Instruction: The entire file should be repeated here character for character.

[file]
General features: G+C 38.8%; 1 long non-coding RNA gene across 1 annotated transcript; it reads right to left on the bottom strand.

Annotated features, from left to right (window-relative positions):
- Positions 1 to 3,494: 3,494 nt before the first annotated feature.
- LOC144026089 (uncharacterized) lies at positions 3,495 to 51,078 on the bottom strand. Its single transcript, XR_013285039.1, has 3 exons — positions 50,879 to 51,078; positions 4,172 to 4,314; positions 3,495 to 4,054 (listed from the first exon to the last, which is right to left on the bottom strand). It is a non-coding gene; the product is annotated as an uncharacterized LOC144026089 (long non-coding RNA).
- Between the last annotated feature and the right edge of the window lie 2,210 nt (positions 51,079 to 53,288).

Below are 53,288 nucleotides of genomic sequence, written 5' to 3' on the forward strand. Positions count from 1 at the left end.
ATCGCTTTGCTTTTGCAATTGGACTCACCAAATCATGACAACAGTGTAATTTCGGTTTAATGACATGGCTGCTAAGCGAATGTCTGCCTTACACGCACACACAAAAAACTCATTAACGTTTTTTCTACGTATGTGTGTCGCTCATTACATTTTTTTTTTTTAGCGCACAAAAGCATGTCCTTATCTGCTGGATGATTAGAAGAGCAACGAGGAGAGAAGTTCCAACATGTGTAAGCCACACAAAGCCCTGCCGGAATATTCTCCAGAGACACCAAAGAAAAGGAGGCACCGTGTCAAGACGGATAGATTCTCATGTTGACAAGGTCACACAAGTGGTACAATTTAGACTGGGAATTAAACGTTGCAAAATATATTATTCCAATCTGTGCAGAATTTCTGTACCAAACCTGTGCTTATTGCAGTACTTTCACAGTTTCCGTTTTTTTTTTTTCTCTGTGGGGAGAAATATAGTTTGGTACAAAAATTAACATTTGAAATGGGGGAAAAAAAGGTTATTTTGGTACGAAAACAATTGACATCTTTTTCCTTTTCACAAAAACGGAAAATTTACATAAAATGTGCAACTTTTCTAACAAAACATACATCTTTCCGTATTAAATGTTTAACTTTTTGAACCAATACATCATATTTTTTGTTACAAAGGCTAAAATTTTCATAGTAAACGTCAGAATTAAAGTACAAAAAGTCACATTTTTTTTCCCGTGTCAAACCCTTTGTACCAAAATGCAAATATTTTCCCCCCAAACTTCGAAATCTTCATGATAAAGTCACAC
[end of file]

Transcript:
General features: G+C 38.8%; 1 long non-coding RNA gene across 1 annotated transcript; it reads right to left on the bottom strand.

Annotated features, from left to right (window-relative positions):
- Positions 1 to 3,494: 3,494 nt before the first annotated feature.
- LOC144026089 (uncharacterized) lies at positions 3,495 to 51,078 on the bottom strand. Its single transcript, XR_013285039.1, has 3 exons — positions 50,879 to 51,078; positions 4,172 to 4,314; positions 3,495 to 4,054 (listed from the first exon to the last, which is right to left on the bottom strand). It is a non-coding gene; the product is annotated as an uncharacterized LOC144026089 (long non-coding RNA).
- Between the last annotated feature and the right edge of the window lie 2,210 nt (positions 51,079 to 53,288).

Below are 53,288 nucleotides of genomic sequence, written 5' to 3' on the forward strand. Positions count from 1 at the left end.
ATCGCTTTGCTTTTGCAATTGGACTCACCAAATCATGACAACAGTGTAATTTCGGTTTAATGACATGGCTGCTAAGCGAATGTCTGCCTTACACGCACACACAAAAAACTCATTAACGTTTTTTCTACGTATGTGTGTCGCTCATTACATTTTTTTTTTTTAGCGCACAAAAGCATGTCCTTATCTGCTGGATGATTAGAAGAGCAACGAGGAGAGAAGTTCCAACATGTGTAAGCCACACAAAGCCCTGCCGGAATATTCTCCAGAGACACCAAAGAAAAGGAGGCACCGTGTCAAGACGGATAGATTCTCATGTTGACAAGGTCACACAAGTGGTACAATTTAGACTGGGAATTAAACGTTGCAAAATATATTATTCCAATCTGTGCAGAATTTCTGTACCAAACCTGTGCTTATTGCAGTACTTTCACAGTTTCCGTTTTTTTTTTTTCTCTGTGGGGAGAAATATAGTTTGGTACAAAAATTAACATTTGAAATGGGGGAAAAAAAGGTTATTTTGGTACGAAAACAATTGACATCTTTTTCCTTTTCACAAAAACGGAAAATTTACATAAAATGTGCAACTTTTCTAACAAAACATACATCTTTCCGTATTAAATGTTTAACTTTTTGAACCAATACATCATATTTTTTGTTACAAAGGCTAAAATTTTCATAGTAAACGTCAGAATTAAAGTACAAAAAGTCACATTTTTTTTCCCGTGTCAAACCCTTTGTACCAAAATGCAAATATTTTCCCCCCAAACTTCGAAATCTTCATGATAAAGTCACAC